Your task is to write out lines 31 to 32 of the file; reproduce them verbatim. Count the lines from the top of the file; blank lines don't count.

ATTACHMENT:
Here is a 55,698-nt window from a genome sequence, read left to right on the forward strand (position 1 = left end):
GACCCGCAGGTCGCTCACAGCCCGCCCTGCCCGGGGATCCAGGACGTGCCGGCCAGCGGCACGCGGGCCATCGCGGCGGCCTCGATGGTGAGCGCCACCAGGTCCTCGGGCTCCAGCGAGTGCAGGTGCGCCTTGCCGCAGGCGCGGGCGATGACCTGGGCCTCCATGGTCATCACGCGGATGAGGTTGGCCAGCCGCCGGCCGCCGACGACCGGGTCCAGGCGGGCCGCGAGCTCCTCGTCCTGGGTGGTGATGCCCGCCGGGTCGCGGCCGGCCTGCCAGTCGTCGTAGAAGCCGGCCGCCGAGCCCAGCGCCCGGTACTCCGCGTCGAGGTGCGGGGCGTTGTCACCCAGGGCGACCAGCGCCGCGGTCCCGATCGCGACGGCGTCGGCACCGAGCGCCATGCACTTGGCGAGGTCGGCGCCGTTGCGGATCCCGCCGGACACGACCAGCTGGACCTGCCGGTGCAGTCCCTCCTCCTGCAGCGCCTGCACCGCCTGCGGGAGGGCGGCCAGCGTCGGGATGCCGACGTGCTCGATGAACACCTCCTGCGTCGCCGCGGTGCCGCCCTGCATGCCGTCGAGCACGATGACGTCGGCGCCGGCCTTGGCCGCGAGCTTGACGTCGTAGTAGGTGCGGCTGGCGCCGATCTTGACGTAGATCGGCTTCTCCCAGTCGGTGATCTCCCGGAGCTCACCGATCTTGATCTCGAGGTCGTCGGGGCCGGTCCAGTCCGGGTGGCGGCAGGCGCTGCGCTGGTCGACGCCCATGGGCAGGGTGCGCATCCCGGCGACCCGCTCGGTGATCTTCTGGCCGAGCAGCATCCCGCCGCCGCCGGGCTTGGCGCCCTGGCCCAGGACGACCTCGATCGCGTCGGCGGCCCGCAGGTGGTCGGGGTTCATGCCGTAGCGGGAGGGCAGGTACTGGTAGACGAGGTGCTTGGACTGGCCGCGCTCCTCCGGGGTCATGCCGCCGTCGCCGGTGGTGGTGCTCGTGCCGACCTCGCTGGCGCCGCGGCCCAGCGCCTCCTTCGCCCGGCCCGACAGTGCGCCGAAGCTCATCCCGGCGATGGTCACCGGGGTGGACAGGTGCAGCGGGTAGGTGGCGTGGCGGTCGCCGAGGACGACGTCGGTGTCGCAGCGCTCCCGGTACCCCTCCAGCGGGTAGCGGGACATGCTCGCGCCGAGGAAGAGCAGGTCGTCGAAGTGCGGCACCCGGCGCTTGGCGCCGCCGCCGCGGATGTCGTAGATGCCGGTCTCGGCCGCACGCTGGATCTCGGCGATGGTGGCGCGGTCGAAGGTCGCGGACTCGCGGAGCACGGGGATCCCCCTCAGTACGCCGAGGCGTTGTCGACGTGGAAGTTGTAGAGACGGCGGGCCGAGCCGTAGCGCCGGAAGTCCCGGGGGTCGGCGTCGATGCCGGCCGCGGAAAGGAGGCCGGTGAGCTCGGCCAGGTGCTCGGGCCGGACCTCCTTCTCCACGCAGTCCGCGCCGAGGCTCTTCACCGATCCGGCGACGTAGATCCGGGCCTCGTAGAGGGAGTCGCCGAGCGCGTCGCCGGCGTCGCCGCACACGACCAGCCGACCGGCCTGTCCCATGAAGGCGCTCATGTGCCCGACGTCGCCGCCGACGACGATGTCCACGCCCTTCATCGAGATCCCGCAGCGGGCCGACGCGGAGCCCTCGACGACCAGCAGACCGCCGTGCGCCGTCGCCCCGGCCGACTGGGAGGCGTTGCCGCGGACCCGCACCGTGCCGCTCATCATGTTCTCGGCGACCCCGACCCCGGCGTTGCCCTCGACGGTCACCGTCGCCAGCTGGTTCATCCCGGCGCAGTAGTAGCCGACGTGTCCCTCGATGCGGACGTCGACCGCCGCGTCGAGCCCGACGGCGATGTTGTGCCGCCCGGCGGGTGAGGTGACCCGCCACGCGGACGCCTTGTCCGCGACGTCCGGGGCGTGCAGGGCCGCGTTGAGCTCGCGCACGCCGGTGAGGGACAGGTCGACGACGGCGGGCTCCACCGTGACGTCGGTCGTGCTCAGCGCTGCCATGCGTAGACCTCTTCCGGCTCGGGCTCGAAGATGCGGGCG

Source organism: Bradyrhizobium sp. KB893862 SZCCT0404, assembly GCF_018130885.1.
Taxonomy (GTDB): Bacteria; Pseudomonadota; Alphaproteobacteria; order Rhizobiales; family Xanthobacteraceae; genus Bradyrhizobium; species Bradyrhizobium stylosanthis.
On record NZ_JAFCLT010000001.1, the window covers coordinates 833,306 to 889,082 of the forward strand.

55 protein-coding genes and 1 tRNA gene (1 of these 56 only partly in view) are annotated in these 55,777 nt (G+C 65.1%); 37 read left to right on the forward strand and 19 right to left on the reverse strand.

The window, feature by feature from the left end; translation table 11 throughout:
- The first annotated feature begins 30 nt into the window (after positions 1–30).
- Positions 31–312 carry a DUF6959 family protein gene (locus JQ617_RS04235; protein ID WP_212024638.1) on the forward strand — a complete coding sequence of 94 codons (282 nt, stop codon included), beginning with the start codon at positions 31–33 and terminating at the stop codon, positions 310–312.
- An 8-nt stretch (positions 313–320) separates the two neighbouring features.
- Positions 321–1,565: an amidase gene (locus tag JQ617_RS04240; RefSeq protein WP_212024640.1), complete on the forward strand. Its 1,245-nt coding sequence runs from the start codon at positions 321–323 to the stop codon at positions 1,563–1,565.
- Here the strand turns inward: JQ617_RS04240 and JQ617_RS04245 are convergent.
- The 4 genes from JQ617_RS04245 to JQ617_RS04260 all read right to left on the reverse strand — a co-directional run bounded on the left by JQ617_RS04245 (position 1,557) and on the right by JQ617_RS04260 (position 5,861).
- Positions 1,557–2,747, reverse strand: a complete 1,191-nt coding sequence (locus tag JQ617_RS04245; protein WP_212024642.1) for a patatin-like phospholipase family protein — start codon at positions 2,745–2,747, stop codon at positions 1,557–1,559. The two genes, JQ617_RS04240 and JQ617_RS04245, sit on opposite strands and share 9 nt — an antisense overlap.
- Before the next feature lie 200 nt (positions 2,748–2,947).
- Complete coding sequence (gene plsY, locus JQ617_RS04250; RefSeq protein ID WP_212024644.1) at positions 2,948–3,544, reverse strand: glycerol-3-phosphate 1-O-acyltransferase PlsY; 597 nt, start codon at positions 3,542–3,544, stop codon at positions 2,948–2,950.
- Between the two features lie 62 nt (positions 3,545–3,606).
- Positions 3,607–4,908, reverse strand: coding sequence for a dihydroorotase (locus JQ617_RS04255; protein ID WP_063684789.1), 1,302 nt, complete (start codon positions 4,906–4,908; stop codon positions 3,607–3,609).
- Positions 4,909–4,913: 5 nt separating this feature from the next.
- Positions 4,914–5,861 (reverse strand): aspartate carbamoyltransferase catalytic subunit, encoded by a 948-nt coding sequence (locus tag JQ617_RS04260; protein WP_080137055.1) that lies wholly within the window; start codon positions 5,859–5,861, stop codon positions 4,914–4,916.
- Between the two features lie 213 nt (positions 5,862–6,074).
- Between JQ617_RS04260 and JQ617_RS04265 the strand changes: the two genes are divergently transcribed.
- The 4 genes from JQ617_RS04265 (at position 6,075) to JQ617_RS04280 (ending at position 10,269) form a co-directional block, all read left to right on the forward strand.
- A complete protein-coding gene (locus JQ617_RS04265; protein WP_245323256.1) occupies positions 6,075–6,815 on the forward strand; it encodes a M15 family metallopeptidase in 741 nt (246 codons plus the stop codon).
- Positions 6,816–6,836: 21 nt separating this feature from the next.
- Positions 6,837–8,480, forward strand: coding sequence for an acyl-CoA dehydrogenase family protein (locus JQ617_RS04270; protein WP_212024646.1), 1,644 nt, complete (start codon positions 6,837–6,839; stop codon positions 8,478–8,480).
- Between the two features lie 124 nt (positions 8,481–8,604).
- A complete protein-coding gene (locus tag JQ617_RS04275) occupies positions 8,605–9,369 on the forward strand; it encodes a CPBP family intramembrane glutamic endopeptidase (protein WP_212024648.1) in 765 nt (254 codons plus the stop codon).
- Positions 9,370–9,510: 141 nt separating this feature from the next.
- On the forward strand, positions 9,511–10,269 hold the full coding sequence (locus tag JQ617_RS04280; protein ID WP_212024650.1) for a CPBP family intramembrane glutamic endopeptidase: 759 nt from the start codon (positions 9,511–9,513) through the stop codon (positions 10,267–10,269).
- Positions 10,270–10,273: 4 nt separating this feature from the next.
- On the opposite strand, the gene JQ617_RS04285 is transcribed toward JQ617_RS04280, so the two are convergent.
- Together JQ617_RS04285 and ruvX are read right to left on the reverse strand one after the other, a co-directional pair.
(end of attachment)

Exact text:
- Positions 10,270–10,273: 4 nt separating this feature from the next.
- On the opposite strand, the gene JQ617_RS04285 is transcribed toward JQ617_RS04280, so the two are convergent.